More than 100 demonstrators marched through the busy streets of Virginia Square, Clarendon and Courthouse last night in support of immigrant rights and against deportations.
The protesters, assisted by a police escort, marched from George Mason University’s Arlington campus to the Arlington County jail. Holding signs and chanting slogans in English and Spanish, the protesters made their message loud and clear for scores of bewildered bystanders and outdoor diners in Clarendon.
Once at the jail, a number of speakers addressed the crowd. Most condemned the federal ‘Secure Communities’ immigration enforcement program while praising Arlington for attempting to “opt-out” of the program.
“Arlington was one of the first communities to opt out of Secure Communities,” said Tenants and Workers United Interim Director Jennifer Morley. “When people who live in Arlington heard about it, they spoke out, the organized. Arlington knows that Secure Communities is not the kind of initiative we want in our community.”
“Washington, D.C. is a sanctuary community!” shouted Johnny Barnes, executive director of the ACLU’s National Capital Area chapter, to loud cheers.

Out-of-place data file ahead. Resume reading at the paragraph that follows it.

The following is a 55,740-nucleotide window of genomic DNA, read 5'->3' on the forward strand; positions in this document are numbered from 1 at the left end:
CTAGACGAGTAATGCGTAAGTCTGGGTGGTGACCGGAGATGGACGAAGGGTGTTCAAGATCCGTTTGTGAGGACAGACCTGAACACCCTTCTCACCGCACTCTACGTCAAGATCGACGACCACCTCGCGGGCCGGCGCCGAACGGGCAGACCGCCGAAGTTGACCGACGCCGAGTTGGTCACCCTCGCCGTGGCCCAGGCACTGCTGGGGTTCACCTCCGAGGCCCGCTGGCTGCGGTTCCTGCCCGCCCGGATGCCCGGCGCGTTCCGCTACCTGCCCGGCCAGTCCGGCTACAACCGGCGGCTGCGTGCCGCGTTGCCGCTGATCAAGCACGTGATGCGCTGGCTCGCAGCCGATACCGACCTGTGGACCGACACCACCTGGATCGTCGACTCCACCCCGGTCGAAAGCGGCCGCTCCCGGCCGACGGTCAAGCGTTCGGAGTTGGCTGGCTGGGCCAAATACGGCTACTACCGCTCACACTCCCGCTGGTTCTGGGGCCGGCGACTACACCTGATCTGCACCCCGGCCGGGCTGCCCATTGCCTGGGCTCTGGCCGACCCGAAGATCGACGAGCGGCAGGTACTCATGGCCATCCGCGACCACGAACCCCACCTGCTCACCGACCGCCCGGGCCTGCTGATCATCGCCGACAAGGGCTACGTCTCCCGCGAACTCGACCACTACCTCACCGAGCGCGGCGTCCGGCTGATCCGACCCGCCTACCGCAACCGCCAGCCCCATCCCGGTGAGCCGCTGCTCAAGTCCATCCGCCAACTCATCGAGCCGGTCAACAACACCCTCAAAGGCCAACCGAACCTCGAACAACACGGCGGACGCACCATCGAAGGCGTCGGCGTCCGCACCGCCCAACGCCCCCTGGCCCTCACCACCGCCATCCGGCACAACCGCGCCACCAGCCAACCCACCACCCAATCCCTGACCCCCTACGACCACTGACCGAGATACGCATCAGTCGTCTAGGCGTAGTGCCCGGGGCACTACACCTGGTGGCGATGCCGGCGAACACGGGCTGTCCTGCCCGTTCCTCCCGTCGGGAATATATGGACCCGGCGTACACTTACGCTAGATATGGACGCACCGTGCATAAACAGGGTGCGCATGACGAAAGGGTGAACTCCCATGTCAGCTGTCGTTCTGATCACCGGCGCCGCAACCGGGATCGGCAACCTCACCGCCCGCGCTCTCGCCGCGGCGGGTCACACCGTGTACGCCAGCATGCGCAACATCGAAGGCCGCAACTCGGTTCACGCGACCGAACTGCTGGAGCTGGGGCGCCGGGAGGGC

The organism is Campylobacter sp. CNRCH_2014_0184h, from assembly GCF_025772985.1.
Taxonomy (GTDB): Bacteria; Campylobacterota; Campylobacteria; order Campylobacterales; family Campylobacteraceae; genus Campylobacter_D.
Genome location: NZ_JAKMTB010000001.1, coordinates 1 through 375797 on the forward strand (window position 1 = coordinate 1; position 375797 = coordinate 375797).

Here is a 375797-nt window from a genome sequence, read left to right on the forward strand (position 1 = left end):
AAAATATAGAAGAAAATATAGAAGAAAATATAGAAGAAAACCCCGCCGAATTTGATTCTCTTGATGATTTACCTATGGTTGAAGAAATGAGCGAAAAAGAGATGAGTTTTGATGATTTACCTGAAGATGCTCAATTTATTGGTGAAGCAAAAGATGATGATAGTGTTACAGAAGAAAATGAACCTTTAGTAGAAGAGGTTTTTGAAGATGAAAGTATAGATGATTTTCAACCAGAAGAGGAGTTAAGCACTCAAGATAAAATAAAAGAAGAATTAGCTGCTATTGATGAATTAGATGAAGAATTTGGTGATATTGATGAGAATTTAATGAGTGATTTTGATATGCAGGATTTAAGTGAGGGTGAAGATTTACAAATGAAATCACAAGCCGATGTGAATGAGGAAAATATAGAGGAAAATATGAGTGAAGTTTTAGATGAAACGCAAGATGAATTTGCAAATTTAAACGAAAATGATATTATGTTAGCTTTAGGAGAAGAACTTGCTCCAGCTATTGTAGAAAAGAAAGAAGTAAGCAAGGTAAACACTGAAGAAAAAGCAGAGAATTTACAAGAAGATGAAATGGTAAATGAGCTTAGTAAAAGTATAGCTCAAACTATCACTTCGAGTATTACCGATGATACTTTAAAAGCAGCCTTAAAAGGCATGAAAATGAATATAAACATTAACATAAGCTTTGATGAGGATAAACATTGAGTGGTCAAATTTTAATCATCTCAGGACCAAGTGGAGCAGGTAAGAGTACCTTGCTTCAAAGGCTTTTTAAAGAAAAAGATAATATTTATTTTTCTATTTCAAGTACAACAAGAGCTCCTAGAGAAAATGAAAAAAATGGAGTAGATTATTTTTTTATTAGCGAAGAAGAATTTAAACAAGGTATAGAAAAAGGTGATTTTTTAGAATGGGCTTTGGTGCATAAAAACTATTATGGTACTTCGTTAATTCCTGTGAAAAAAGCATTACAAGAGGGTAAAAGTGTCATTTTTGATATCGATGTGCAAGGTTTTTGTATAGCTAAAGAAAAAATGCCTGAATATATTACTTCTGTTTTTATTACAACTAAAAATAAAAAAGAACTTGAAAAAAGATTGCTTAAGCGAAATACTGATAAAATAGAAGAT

A woman identified as “Elizabeth” tearfully spoke about how she was deported before, but made her way back to the area so she could support her young daughter, who has a heart condition.
Also speaking at the rally was Arlington County Police Capt. Jim Wasem, who spoke on behalf of the department. ACPD Chief Doug Scott has previously expressed concern that Secure Communities could dissuade immigrants from cooperating with police investigations.
“Arlington is a world class community that respects the human rights and dignity of all who work, live or visit here,” said Wasem. “The Arlington County Police Department has a long and proud history of community policing… We recognize that we would not be successful in our mission of delivering high quality police service if it were not for our relationships with our community partners.”